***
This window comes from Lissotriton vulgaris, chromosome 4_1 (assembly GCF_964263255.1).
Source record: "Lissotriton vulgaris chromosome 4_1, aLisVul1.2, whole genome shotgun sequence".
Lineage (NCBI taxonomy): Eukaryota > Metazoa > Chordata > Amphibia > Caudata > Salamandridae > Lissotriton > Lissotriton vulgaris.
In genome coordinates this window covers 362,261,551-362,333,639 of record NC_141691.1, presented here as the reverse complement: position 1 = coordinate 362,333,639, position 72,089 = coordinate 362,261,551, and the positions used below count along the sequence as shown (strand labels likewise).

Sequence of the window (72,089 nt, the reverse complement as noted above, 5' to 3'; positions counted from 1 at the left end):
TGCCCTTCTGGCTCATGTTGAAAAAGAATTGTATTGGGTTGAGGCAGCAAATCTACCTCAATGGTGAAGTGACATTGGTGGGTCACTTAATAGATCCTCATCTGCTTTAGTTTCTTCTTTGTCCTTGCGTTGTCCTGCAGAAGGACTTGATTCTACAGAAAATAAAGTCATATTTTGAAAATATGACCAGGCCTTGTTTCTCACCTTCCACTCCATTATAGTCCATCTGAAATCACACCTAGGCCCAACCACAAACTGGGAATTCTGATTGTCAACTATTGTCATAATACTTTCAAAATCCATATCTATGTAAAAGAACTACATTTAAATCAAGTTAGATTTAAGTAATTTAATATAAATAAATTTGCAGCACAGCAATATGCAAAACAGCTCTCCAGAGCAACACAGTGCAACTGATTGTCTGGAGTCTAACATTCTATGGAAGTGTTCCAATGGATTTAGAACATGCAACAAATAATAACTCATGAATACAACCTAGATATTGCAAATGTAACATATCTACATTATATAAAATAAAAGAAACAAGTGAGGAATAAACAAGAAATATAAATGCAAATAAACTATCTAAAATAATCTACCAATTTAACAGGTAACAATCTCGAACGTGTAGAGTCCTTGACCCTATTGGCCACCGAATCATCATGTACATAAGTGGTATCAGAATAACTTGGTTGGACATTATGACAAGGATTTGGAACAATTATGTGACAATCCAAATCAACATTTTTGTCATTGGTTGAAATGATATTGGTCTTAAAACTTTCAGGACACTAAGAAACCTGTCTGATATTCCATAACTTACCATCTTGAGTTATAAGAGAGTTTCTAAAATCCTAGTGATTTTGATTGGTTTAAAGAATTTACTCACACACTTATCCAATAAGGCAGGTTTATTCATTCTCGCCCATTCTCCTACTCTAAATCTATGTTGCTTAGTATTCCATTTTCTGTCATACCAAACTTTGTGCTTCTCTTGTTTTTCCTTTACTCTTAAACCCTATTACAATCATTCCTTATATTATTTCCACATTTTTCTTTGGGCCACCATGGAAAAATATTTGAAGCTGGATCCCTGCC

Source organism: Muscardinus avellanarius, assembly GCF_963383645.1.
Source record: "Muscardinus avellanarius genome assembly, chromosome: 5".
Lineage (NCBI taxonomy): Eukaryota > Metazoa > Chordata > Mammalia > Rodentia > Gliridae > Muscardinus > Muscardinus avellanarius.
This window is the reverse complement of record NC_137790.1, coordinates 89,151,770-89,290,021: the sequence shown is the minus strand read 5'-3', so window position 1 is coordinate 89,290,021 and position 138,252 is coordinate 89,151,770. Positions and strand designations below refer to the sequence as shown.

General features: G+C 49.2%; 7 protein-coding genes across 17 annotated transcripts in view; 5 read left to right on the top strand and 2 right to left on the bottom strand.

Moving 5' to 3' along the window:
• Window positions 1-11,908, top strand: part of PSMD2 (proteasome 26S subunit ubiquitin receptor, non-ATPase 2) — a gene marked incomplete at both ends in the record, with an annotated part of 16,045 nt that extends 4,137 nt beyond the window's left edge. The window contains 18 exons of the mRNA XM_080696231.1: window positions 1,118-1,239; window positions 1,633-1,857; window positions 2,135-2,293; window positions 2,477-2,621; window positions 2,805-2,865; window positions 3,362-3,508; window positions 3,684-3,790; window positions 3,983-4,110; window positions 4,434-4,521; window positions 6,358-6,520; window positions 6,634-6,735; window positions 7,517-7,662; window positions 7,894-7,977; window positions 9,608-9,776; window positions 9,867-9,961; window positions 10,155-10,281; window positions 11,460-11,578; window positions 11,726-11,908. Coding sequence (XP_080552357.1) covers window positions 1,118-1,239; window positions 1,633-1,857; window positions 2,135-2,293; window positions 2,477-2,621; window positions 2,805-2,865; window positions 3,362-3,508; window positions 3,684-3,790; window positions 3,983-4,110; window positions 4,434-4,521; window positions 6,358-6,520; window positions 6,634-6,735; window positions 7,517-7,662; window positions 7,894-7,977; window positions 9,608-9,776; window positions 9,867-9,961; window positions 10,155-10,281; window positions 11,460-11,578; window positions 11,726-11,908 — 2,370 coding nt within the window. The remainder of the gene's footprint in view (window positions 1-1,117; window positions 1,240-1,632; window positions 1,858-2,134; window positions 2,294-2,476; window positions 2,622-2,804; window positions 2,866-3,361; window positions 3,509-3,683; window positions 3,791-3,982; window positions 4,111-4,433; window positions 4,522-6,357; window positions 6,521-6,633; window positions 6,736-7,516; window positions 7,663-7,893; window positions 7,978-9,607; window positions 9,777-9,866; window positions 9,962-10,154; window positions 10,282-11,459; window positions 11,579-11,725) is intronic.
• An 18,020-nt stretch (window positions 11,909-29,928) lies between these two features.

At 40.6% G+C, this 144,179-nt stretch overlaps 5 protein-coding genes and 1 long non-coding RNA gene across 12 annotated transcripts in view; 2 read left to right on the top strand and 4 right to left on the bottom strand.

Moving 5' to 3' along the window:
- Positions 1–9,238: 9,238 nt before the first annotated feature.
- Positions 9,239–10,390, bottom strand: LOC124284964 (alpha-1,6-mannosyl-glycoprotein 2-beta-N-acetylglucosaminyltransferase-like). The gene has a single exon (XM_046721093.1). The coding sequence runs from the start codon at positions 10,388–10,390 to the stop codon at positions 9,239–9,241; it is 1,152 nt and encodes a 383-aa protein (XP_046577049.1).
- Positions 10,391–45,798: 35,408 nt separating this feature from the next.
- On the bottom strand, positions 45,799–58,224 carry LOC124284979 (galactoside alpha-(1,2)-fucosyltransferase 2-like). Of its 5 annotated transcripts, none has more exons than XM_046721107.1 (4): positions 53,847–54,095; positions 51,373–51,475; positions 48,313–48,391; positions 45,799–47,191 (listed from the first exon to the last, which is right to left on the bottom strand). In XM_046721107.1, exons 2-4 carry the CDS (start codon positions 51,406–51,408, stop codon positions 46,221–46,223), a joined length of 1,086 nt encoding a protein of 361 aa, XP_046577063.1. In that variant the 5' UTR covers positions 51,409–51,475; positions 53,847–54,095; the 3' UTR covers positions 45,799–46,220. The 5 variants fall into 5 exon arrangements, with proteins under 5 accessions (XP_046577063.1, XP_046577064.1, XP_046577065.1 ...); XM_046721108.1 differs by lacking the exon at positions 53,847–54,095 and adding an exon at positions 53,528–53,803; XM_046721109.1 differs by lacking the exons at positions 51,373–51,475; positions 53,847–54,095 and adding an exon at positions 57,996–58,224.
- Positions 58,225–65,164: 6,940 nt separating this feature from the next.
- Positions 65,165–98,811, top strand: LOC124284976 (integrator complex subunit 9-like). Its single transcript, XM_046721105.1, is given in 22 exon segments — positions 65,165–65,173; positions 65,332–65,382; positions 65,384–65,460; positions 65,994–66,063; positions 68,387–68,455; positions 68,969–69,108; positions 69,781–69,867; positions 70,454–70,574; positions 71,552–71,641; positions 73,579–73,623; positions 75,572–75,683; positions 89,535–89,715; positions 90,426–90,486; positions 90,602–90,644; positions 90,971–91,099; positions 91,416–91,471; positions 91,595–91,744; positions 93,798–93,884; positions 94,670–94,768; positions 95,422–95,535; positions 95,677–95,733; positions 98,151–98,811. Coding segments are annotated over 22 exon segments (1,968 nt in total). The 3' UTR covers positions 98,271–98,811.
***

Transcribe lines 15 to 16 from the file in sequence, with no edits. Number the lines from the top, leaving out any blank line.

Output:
At 40.6% G+C, this 144,179-nt stretch overlaps 5 protein-coding genes and 1 long non-coding RNA gene across 12 annotated transcripts in view; 2 read left to right on the top strand and 4 right to left on the bottom strand.

Moving 5' to 3' along the window: